High-intensity intermittent exercise and cardiovascular and autonomic function

Clin Auton Res. 2013 Feb;23(1):57-65. doi: 10.1007/s10286-012-0179-1. Epub 2012 Oct 29.


Objective: The effect of 12 weeks of high-intensity intermittent exercise (HIIE) on cardiac, vascular, and autonomic function of young males was examined.

Methods: Thirty-eight young men with a BMI of 28.7 ± 3.1 kg m(-2) and age 24.9 ± 4.3 years were randomly assigned to either an HIIE or control group. The exercise group underwent HIIE three times per week, 20 min per session, for 12 weeks. Aerobic power and a range of cardiac, vascular, and autonomic measures were recorded before and after the exercise intervention.

Results: The exercise, compared to the control group, recorded a significant reduction in heart rate accompanied by an increase in stroke volume. For the exercise group forearm vasodilatory capacity was significantly enhanced, P < 0.05. Arterial stiffness, determined by pulse wave velocity and augmentation index, was also significantly improved, after the 12-week intervention. For the exercise group, heart period variability (low- and high-frequency power) and baroreceptor sensitivity were significantly increased.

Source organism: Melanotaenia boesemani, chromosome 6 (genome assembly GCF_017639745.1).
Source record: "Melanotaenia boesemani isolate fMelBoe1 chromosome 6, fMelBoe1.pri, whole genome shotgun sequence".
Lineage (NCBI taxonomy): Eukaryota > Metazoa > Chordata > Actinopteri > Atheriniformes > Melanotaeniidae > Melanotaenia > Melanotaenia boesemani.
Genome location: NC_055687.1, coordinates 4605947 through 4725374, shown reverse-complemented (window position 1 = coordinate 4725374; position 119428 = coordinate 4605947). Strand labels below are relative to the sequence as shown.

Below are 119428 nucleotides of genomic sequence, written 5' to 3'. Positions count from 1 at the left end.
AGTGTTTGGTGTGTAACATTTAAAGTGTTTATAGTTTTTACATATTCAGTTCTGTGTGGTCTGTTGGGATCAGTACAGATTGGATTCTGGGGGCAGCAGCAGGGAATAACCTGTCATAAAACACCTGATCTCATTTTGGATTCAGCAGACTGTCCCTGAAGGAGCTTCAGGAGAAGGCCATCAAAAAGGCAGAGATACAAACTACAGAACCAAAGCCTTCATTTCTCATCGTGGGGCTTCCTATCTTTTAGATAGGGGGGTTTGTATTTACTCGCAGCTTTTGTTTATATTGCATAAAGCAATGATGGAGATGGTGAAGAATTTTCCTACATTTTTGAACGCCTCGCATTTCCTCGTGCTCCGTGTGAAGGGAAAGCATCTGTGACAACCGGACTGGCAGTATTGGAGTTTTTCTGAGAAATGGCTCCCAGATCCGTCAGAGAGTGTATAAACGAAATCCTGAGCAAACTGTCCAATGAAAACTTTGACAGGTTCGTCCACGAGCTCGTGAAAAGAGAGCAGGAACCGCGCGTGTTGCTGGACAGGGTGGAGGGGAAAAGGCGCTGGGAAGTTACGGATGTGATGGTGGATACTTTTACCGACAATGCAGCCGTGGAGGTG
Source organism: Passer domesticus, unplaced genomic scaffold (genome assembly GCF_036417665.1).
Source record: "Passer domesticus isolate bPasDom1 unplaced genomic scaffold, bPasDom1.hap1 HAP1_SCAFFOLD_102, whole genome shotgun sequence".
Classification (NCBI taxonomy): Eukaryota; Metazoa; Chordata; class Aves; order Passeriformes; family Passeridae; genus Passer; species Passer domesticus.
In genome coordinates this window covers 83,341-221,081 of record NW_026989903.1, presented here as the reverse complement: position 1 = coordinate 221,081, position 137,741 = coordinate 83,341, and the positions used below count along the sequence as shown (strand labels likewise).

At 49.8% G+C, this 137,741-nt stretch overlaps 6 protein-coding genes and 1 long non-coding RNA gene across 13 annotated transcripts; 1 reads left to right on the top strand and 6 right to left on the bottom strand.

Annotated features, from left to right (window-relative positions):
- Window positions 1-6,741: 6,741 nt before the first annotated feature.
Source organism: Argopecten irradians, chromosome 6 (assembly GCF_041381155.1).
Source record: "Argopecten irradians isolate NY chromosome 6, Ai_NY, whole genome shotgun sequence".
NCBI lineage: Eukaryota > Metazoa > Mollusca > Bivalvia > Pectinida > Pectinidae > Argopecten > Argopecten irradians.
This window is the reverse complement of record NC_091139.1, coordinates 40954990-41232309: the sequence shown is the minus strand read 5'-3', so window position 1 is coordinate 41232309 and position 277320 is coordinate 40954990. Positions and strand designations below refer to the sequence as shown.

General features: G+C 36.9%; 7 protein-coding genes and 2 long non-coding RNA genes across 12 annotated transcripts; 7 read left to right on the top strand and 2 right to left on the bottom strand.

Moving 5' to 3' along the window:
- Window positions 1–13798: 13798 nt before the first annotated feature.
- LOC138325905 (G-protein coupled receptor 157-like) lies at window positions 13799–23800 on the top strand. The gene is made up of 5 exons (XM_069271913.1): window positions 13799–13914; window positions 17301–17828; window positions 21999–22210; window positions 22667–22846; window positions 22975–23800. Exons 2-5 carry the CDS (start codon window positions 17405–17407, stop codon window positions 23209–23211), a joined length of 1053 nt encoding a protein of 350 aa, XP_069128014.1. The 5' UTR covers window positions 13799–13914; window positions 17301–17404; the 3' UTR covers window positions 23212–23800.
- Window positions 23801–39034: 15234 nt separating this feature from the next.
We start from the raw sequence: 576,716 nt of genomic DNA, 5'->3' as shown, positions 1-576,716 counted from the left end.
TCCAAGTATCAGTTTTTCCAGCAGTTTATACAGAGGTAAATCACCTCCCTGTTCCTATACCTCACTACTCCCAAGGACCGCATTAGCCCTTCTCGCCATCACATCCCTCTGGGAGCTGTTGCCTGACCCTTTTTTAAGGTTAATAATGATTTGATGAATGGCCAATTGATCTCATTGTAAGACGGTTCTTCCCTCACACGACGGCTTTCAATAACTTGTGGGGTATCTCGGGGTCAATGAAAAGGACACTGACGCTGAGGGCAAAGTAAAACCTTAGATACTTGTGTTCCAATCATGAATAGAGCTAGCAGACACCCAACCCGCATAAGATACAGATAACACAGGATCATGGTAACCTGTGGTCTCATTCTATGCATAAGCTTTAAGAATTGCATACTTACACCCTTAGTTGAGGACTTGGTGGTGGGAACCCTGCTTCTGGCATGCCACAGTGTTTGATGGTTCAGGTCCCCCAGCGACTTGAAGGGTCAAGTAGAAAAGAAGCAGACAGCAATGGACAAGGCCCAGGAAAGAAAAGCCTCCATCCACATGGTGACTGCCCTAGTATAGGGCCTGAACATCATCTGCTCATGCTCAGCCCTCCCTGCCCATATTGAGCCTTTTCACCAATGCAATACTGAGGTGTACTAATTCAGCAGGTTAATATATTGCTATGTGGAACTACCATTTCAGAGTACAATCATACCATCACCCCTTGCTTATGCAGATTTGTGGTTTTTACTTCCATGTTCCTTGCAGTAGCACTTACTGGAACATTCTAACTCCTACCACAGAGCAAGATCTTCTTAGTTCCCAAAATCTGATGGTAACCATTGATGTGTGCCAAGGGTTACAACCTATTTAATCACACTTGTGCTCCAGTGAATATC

Conclusion: High-intensity intermittent exercise induced significant cardiac, vascular, and autonomic improvements after 12 weeks of training.

Publication types

  • Randomized Controlled Trial
  • Research Support, Non-U.S. Gov't

MeSH terms

  • Adolescent
  • Adult
  • Autonomic Nervous System / physiology*
  • Cardiography, Impedance
  • Exercise / physiology*
  • Heart Rate / physiology*
  • Hemodynamics / physiology*
  • Humans
  • Male
  • Oxygen Consumption / physiology
  • Stroke Volume / physiology
  • Vascular Stiffness / physiology
  • Young Adult